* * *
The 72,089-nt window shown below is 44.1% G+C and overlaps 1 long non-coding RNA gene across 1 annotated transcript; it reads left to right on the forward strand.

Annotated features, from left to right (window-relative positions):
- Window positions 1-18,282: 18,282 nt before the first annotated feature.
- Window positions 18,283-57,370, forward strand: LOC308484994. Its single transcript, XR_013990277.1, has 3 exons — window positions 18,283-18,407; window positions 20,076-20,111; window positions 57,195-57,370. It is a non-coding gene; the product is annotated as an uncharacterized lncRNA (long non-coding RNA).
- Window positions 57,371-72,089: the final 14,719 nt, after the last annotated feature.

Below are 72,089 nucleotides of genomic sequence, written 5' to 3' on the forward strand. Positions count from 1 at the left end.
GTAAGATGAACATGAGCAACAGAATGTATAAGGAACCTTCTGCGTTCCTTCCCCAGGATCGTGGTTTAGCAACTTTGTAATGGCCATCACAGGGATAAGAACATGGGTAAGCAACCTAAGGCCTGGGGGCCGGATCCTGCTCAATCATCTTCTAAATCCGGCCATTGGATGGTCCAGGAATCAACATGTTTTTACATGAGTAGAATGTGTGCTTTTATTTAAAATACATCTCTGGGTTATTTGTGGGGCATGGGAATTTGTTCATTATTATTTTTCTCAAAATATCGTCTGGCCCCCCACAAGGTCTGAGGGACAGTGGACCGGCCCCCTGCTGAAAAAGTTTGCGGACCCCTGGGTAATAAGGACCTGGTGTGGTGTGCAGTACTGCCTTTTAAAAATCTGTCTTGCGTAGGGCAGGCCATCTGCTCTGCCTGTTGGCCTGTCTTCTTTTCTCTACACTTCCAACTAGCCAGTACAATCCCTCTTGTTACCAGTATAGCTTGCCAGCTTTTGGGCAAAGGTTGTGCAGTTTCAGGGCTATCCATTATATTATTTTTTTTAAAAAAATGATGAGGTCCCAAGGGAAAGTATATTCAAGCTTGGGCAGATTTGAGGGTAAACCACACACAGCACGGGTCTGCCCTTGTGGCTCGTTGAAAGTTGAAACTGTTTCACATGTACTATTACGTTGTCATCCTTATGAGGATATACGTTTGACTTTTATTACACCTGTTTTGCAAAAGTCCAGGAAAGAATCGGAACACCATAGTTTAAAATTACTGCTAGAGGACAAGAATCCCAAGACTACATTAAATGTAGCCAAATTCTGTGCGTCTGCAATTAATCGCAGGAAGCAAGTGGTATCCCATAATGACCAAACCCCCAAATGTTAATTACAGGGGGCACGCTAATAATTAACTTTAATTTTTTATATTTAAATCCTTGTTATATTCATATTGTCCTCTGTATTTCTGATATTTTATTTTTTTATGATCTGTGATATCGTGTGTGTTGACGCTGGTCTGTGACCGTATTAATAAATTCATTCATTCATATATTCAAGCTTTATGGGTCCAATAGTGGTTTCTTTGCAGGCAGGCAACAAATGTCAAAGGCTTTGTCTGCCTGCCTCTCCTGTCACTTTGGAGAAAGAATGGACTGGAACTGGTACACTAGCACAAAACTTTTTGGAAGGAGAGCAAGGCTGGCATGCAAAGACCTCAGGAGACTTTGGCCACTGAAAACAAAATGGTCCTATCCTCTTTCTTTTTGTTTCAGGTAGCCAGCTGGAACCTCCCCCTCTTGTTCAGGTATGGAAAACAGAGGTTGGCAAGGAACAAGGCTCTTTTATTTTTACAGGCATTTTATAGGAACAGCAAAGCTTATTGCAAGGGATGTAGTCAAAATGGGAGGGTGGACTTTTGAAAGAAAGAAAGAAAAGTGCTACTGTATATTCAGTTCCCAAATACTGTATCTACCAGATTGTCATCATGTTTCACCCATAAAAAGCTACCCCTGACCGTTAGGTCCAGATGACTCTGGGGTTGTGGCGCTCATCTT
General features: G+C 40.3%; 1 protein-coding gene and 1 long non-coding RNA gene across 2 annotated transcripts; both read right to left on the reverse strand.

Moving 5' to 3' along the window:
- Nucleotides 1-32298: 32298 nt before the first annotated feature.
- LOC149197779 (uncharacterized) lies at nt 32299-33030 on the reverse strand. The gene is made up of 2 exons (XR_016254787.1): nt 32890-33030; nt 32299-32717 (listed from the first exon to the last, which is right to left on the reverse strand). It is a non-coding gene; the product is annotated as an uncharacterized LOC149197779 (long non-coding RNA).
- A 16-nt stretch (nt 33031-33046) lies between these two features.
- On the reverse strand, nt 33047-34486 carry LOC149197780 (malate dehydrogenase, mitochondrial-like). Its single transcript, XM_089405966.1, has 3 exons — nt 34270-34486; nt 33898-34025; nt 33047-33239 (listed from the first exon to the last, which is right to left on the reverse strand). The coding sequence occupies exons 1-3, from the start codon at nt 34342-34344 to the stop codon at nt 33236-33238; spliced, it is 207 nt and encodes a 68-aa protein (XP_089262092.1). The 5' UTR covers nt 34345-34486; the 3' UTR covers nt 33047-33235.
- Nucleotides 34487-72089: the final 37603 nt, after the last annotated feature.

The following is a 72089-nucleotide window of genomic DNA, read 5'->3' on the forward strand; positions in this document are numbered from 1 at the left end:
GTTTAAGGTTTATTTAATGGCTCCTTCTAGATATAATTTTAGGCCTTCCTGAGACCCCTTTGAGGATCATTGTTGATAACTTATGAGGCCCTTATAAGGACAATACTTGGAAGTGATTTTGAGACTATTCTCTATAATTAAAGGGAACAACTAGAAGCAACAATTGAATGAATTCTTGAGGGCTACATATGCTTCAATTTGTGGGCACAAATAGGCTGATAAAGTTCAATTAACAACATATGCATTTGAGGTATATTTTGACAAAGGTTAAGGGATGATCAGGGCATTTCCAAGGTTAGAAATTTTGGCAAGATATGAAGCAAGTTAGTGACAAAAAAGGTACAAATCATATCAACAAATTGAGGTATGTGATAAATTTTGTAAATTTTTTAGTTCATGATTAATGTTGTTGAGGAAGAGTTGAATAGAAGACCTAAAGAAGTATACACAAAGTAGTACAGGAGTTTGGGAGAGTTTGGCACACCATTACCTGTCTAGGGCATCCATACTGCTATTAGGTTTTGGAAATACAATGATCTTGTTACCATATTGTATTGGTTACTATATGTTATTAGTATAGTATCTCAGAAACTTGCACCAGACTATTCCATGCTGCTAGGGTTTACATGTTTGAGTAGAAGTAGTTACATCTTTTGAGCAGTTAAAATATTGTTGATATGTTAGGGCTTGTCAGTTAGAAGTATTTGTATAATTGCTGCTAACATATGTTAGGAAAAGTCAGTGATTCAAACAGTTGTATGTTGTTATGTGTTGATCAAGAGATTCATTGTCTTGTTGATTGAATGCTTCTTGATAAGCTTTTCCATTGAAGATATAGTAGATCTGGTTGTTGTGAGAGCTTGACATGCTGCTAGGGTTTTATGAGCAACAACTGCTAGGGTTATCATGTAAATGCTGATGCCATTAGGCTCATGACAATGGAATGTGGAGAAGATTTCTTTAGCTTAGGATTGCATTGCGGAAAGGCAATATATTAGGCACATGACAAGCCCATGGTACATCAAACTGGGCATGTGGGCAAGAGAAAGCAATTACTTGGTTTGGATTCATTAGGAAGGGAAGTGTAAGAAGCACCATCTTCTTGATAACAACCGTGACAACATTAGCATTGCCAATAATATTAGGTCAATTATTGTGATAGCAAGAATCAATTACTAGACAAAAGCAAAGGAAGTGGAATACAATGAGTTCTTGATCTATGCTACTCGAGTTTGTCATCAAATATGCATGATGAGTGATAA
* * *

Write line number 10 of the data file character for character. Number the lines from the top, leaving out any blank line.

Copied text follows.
- Nucleotides 1-32298: 32298 nt before the first annotated feature.